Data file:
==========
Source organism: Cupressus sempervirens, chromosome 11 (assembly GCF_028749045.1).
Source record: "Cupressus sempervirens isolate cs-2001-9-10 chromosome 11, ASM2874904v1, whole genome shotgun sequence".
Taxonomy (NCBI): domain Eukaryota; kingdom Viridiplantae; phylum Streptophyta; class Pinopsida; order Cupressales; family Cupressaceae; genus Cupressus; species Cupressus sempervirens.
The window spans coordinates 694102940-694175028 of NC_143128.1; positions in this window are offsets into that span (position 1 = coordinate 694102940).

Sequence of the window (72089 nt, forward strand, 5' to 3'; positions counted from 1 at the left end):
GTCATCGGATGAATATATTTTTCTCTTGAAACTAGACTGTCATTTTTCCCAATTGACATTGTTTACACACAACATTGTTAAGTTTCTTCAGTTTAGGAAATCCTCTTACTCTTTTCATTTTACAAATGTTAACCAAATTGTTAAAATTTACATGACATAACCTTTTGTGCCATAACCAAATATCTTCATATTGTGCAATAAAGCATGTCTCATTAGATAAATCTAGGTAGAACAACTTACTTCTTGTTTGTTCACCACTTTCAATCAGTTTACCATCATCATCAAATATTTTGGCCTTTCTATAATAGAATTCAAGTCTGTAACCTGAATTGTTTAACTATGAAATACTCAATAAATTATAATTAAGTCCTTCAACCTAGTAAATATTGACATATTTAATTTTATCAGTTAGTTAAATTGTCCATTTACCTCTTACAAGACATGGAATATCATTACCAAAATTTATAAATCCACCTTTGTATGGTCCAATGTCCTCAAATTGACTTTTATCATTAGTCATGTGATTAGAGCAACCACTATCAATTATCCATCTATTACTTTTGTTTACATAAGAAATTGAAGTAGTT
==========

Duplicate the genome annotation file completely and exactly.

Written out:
Source organism: Cupressus sempervirens, chromosome 11 (assembly GCF_028749045.1).
Source record: "Cupressus sempervirens isolate cs-2001-9-10 chromosome 11, ASM2874904v1, whole genome shotgun sequence".
Taxonomy (NCBI): domain Eukaryota; kingdom Viridiplantae; phylum Streptophyta; class Pinopsida; order Cupressales; family Cupressaceae; genus Cupressus; species Cupressus sempervirens.
The window spans coordinates 694102940-694175028 of NC_143128.1; positions in this window are offsets into that span (position 1 = coordinate 694102940).

Sequence of the window (72089 nt, forward strand, 5' to 3'; positions counted from 1 at the left end):
GTCATCGGATGAATATATTTTTCTCTTGAAACTAGACTGTCATTTTTCCCAATTGACATTGTTTACACACAACATTGTTAAGTTTCTTCAGTTTAGGAAATCCTCTTACTCTTTTCATTTTACAAATGTTAACCAAATTGTTAAAATTTACATGACATAACCTTTTGTGCCATAACCAAATATCTTCATATTGTGCAATAAAGCATGTCTCATTAGATAAATCTAGGTAGAACAACTTACTTCTTGTTTGTTCACCACTTTCAATCAGTTTACCATCATCATCAAATATTTTGGCCTTTCTATAATAGAATTCAAGTCTGTAACCTGAATTGTTTAACTATGAAATACTCAATAAATTATAATTAAGTCCTTCAACCTAGTAAATATTGACATATTTAATTTTATCAGTTAGTTAAATTGTCCATTTACCTCTTACAAGACATGGAATATCATTACCAAAATTTATAAATCCACCTTTGTATGGTCCAATGTCCTCAAATTGACTTTTATCATTAGTCATGTGATTAGAGCAACCACTATCAATTATCCATCTATTACTTTTGTTTACATAAGAAATTGAAGTAGTT